Aniplex also played trailers for Garden of Sinners and Kuroshitsuji (Black Butler), neither of which have a distributor yet.
This year’s annual “State of the Industry” panel covered both anime and manga, with a lot of thoughtful insight from the panelists. I took a lot of notes, which should probably be another blog entry.
On Sunday, there was a “Central Park Media Retrospective” panel. I hoped there would be clips of Slayers and MD Geist, but instead the panel was a fond farewell and a kind of tribute from former employees including Tom Wayland (a dub director who works with 4Kids now) and Justin Sevakis (who returned to Anime News Network). Peter Tatara, NYAF’s Programming Director, briefly stopped by the panel, since he is also former CPM employee. Because CPM’s headquarters were in New York, lots of former employees were in the audience.
I took enough notes on CPM for a separate post that I may never get around to writing, so I’ll mention the most important part here: the rights to Utena are really complicated, that’s why no one has picked it up. Wayland was surprised no one had acquired the show, and Sevakis said, “It’s complicated, I’ll tell you later.”
In a typical NYAF moment Yoruichi Shihōin dances with Spiderman and a Chicken with a boom box:
This was the last New York Anime Festival before the con rolls back into being part of New York Comic Con. I’m not particularly sad about losing the con as a separate entity. If anything, it will be slightly more convenient for fans, dealers, industry and press to make the trek out to the Javits Center only once per year.
As Gia Manry said on the Blogger Roundtable panel on Saturday night – there’s nothing wrong with NYAF or NYCC, it’s just that Javits is annoying. The food is incredibly expensive ($2.25 for a banana) and it’s not really near any hotels. I totally agree – even though I live in NYC, the Javits Center is irritatingly far from the nearest subway line. The nearest restaurants are at least a 15-20 minute walk, which wouldn’t be so bad, but I usually end up carrying a lot of heavy things to and from the convention. After the first two NYCCs I gave up on using the Javits expensive coat check, which closes before the convention does.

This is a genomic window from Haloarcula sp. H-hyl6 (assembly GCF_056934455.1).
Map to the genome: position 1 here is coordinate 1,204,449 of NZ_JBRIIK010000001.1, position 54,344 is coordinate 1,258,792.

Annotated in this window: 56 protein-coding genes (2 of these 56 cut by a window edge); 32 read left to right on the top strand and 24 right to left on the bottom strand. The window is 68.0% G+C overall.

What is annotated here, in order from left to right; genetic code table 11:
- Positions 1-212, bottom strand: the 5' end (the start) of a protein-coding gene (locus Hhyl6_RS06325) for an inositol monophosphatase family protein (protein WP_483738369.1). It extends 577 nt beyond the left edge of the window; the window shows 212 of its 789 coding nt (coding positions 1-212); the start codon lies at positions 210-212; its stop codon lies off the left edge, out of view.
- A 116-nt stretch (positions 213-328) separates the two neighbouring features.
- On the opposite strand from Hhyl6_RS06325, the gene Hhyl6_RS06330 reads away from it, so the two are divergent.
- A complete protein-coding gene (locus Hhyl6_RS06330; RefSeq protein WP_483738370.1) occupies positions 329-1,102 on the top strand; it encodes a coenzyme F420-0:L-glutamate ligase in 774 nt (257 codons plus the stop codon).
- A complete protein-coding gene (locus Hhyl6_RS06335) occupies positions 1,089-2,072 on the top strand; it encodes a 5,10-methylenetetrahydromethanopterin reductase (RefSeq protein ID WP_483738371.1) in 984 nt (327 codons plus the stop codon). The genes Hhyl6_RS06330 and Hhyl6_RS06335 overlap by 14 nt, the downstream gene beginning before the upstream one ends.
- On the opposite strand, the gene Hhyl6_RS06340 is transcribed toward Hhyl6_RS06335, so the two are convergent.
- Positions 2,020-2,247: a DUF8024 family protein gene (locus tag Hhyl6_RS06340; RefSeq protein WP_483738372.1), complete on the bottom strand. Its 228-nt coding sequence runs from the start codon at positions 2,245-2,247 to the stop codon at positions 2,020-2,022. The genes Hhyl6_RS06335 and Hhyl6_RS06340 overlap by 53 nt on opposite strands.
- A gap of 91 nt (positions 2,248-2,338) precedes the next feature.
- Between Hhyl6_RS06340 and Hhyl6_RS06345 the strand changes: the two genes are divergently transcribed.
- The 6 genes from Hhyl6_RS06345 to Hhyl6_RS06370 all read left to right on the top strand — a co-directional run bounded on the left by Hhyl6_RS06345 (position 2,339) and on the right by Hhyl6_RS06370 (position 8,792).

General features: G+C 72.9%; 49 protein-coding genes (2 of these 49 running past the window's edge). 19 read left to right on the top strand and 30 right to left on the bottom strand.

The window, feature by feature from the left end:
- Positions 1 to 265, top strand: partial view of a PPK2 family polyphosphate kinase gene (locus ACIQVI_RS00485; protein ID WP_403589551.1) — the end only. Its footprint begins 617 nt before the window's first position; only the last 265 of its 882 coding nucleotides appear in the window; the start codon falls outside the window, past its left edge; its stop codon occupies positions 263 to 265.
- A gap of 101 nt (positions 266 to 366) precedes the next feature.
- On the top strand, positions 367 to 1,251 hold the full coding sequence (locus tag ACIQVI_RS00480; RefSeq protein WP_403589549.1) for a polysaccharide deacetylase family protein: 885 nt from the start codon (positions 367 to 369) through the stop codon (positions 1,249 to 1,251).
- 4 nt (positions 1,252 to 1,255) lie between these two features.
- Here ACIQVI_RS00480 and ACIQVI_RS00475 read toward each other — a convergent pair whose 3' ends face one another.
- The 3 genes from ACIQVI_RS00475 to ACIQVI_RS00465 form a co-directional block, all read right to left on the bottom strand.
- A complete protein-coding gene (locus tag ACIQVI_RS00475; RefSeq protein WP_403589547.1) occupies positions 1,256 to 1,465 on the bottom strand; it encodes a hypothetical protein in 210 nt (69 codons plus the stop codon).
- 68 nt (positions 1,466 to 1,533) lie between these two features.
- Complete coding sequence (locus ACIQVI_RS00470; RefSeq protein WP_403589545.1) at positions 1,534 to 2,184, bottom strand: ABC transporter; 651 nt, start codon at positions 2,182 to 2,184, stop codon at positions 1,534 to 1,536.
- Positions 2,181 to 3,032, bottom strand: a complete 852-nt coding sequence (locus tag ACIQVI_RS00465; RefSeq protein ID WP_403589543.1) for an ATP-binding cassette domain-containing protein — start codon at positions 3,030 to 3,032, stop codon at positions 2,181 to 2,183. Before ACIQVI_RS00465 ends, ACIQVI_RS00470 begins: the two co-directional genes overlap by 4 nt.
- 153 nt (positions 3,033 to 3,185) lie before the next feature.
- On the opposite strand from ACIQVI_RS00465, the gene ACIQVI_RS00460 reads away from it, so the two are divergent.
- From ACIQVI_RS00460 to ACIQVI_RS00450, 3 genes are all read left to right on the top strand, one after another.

I might like NYAF better if I wasn’t spoiled by Anime Boston. Both cons are about the same size, but AB has a much better location, near all kinds of food and public transit. The fan panels are better, and the AMV contest is more competitive. The Artist Alley tables at AB are cheap, but sell out in 30 seconds, whereas the NYAF Artist tables cost $200 and don’t sell out at all (it’s really hard to make back that amount of money in the Alley). Since Boston is about four hours away many of the same people go to both conventions. The major difference is that more anime and manga companies attend NYAF, so it’s better for industry events.
Anime Weekend Atlanta and Otakon are great for panels, AWA has great AMVs. NYAF has never been particularly memorable. All the NYAFs and NYCCs blend together in my head.